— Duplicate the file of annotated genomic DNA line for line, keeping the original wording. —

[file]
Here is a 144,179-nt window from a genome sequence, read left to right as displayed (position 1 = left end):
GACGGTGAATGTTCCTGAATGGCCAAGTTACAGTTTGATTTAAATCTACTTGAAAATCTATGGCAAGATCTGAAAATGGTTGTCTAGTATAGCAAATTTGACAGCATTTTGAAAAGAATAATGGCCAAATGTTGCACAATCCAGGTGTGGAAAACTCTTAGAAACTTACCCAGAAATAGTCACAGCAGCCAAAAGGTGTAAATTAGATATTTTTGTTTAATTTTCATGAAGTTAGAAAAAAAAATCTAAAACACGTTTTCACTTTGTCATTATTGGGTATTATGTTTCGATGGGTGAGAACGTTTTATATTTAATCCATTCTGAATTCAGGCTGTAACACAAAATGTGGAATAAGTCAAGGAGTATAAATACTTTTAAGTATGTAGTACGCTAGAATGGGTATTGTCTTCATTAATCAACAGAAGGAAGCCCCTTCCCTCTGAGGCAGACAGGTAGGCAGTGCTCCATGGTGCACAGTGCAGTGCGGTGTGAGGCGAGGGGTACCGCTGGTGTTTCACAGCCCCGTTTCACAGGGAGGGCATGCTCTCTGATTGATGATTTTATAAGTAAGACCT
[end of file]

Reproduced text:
Here is a 144,179-nt window from a genome sequence, read left to right as displayed (position 1 = left end):
GACGGTGAATGTTCCTGAATGGCCAAGTTACAGTTTGATTTAAATCTACTTGAAAATCTATGGCAAGATCTGAAAATGGTTGTCTAGTATAGCAAATTTGACAGCATTTTGAAAAGAATAATGGCCAAATGTTGCACAATCCAGGTGTGGAAAACTCTTAGAAACTTACCCAGAAATAGTCACAGCAGCCAAAAGGTGTAAATTAGATATTTTTGTTTAATTTTCATGAAGTTAGAAAAAAAAATCTAAAACACGTTTTCACTTTGTCATTATTGGGTATTATGTTTCGATGGGTGAGAACGTTTTATATTTAATCCATTCTGAATTCAGGCTGTAACACAAAATGTGGAATAAGTCAAGGAGTATAAATACTTTTAAGTATGTAGTACGCTAGAATGGGTATTGTCTTCATTAATCAACAGAAGGAAGCCCCTTCCCTCTGAGGCAGACAGGTAGGCAGTGCTCCATGGTGCACAGTGCAGTGCGGTGTGAGGCGAGGGGTACCGCTGGTGTTTCACAGCCCCGTTTCACAGGGAGGGCATGCTCTCTGATTGATGATTTTATAAGTAAGACCT